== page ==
I hope the courts make the right decision on puberty blockers

Eufemia Didonato

The landmark judgment due in the case of Keira Bell vs the Tavistock and Portman NHS Foundation Trust should come down to the meaning of two words: “Informed consent”. Did 23-year-old Bell “agree to the health intervention”, made by the NHS’s Gender Identity Development Service (GIDS), when they prescribed puberty […]

The landmark judgment due in the case of Keira Bell vs the Tavistock and Portman NHS Foundation Trust should come down to the meaning of two words: “Informed consent”.

Did 23-year-old Bell “agree to the health intervention”, made by the NHS’s Gender Identity Development Service (GIDS), when they prescribed puberty blockers to aid her transition to a male “based on an understanding of the benefits and risks involved”?

To answer that question, you need only know one fact: at the time of her “consent”, Bell was 16.

Six years after this gender non-conforming child thought she had found the answer after years of “hatred for my female body” and “low self-esteem”, Bell’s problems are far from over. And although the clinic has insisted that all their patients undergo a thorough assessment process, which was ongoing, Bell claims it took only three one-hour appointments for the self-described “tomboy” to be given puberty blockers; these delay the development of the signs of puberty such as breasts, periods or facial hair. Cross-sex hormones were administered next and, at 20, Bell had a double mastectomy.

Today, Bell has been left with “no breasts, a deep voice, body hair, a beard, affected sexual function and who knows what else that has not been discovered”. She will have to live with the fact that, if she is able to have children in the future, she will not be able to breastfeed them. And all because of “a brash decision” she told the court she made as a teenager “trying to find confidence and happiness”.

Again, GIDS have defended their approach, maintaining they work closely with children and their families to reach the right decisions for them, with fewer than half of those seen going on to take puberty blockers or cross-sex hormones, and that comprehensive information is provided to all throughout the process. Only the issue isn’t that the Tavistock didn’t explain the risks – the possible bone density loss, compromised fertility, poorer cognitive function and reduced height, alongside the enduring psychological and emotional implications – but that a child is not able to understand those risks.

The absorption and processing of information, after all, comes not from a list of words reeled off a disclaimer or indeed from the cautionary advice put forward by adults, but from the life experience that Bell didn’t have – a life experience no 16-year-old can possibly possess.

“I feel I could say anything to my 16-year-old self and I might not necessarily listen at that time,” Bell has explained. “And that’s the point of this case: when you are that young you don’t really want to listen.” In other words, a child cannot give informed consent.

Fenella Morris QC, representing the trust, said in a written submission that young people were made fully aware of the impact of hormone blockers prior to treatment and were “given all the necessary and appropriate information – and very considerable support to assist them in their thought processes”.

So how did we get here? How did we get to a place where children as young as three are being encouraged to question their gender and – back in 2018 – a third of the children referred to the NHS’s only gender clinic for children since 2011 were revealed to be autistic? How can it be that, in the US, activists have been trying to ban Abigail Shrier’s new book, Irreversible Damage: The Transgender Craze Seducing Our Daughters, simply because the Wall Street Journal writer is questioning why there has been a sudden surge in those presenting themselves as trans, and raising concerns about the mental health of teenage girls? Indeed, it’s considered “brave” of her publisher, Swift, to be going ahead with its UK publication next month.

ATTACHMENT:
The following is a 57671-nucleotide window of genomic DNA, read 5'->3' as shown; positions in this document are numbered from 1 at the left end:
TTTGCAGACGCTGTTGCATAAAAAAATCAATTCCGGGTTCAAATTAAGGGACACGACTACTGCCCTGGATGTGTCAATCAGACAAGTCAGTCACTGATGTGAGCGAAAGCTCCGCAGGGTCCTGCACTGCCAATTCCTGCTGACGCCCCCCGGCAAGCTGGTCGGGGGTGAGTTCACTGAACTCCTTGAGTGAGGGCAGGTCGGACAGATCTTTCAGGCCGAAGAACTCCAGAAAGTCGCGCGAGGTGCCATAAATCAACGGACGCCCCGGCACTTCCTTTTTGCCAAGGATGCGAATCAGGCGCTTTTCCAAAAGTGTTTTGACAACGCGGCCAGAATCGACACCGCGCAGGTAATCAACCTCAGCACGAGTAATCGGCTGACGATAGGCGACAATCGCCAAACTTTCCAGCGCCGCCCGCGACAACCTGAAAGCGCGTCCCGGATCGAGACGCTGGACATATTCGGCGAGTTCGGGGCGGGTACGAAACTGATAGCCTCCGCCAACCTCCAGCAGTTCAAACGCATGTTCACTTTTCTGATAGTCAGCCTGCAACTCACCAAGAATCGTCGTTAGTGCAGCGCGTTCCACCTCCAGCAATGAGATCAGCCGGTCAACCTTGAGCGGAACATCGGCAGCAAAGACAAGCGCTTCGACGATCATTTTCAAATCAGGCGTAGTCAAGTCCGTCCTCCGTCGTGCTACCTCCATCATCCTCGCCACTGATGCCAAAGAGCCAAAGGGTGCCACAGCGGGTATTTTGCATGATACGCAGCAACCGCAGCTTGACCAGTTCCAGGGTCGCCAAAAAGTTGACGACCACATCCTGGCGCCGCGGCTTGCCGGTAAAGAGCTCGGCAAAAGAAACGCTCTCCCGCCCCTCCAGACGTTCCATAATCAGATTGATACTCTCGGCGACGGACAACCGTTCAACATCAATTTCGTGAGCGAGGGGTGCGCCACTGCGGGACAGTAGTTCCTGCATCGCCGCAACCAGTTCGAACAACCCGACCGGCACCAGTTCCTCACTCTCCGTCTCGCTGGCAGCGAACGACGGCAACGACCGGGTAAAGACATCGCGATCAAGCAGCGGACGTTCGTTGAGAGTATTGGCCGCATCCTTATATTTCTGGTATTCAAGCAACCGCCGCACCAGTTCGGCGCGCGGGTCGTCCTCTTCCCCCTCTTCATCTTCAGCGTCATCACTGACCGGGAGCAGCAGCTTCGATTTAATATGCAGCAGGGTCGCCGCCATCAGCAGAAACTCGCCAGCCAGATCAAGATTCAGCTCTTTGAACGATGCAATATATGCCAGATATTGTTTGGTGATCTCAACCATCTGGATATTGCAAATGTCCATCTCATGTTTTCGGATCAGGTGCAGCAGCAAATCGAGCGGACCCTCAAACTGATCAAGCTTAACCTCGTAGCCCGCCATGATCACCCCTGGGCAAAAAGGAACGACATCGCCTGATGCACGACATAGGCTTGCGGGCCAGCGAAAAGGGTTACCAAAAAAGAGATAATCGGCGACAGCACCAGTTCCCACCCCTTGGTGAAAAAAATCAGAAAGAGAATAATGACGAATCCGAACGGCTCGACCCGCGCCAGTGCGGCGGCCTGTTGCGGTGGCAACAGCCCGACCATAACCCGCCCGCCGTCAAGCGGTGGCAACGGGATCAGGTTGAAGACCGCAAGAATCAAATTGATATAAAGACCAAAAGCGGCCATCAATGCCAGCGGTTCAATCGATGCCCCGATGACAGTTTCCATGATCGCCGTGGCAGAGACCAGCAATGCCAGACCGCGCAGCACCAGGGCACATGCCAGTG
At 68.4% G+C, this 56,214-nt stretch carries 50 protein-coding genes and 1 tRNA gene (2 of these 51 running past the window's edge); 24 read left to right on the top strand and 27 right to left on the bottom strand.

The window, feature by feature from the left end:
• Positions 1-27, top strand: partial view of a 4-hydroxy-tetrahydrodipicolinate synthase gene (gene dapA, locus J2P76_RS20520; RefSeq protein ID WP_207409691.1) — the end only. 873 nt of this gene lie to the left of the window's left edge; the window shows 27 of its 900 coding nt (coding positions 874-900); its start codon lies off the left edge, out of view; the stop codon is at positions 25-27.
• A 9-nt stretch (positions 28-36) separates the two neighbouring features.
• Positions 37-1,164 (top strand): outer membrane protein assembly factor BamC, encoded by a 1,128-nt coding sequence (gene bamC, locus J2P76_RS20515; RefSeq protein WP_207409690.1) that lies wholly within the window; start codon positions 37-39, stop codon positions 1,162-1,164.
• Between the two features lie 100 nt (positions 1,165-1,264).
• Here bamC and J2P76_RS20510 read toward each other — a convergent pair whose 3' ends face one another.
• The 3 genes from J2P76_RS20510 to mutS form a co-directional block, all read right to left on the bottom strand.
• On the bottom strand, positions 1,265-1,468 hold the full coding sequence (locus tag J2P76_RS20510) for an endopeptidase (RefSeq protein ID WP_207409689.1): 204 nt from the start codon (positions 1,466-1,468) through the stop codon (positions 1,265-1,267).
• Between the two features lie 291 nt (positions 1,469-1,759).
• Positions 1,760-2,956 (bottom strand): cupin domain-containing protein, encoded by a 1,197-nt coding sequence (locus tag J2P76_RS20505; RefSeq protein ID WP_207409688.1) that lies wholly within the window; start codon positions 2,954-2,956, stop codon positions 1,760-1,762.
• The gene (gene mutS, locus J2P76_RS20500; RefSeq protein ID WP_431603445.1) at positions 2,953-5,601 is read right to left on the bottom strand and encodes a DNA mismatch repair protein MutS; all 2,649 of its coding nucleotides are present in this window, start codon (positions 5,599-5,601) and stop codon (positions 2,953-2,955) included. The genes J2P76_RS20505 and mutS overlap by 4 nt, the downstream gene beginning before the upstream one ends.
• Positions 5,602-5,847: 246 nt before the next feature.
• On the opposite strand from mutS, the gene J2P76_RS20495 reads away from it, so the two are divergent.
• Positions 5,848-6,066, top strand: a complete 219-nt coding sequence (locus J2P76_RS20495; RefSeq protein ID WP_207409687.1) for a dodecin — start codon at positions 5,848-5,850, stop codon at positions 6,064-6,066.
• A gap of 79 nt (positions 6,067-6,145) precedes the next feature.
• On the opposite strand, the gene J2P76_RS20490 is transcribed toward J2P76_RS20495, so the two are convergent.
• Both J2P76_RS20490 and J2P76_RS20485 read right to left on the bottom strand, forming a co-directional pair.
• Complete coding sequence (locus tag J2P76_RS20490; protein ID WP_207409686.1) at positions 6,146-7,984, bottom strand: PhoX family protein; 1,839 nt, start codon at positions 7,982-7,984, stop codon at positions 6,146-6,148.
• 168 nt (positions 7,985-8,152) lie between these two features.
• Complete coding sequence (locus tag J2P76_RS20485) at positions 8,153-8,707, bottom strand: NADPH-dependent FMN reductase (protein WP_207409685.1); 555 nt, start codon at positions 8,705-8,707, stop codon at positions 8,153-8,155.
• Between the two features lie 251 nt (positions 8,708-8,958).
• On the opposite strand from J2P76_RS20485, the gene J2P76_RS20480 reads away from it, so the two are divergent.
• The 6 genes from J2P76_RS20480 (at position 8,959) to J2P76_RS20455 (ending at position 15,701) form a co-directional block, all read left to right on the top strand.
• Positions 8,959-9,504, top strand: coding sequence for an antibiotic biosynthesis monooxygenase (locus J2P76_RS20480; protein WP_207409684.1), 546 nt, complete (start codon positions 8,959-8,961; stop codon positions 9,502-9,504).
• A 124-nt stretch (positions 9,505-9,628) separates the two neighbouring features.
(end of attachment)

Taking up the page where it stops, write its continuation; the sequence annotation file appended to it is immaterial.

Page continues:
The answer is fear. Too scared to question the knee-jerk reactions of a health system bent on intervention and terrified of being branded “transphobic”, we have let down children like Bell and the autistic 16-year-old daughter of another woman, “Mrs A” – who has joined her in her High Court challenge this week – with our silence.

Focussing on “detransitioners”  – those who wish they hadn’t had gender reassignment surgery – when trans people are still struggling for rightful acceptance and often face stigma, anger, disbelief and trolling online is problematic in itself. And yet Bell is not alone in her experience.

Over the past five years, an increasing number of women and men have shared similar stories only to be met by the same stigma, anger, disbelief and trolling; and if the High Court rules in Bell’s favour, it seems likely that more will come forward. Their experiences are as valid and important as the experiences of many who have found gender reassignment not just a deliverance but life-saving, and have never regretted their decision.

Which is why, if I were Bell’s lawyers, I would make this my closing statement. Take the word “trans” – with all the emotion and controversy attached to it – out of the equation for a moment. Set aside your ethical, political and religious beliefs and simply ask yourself this: when the Ministry of Health recommends that both body piercing studios and tattoo parlours should get parental consent before working on anyone under the age of 18 and when it is illegal for anyone under the age of 18 to gamble, buy cigarettes, alcohol, fireworks or pornography, should any child be encouraged and enabled to make a life-changing decision before reaching adulthood?

Read Celia Walden every Monday at 7pm on Telegraph.co.uk 

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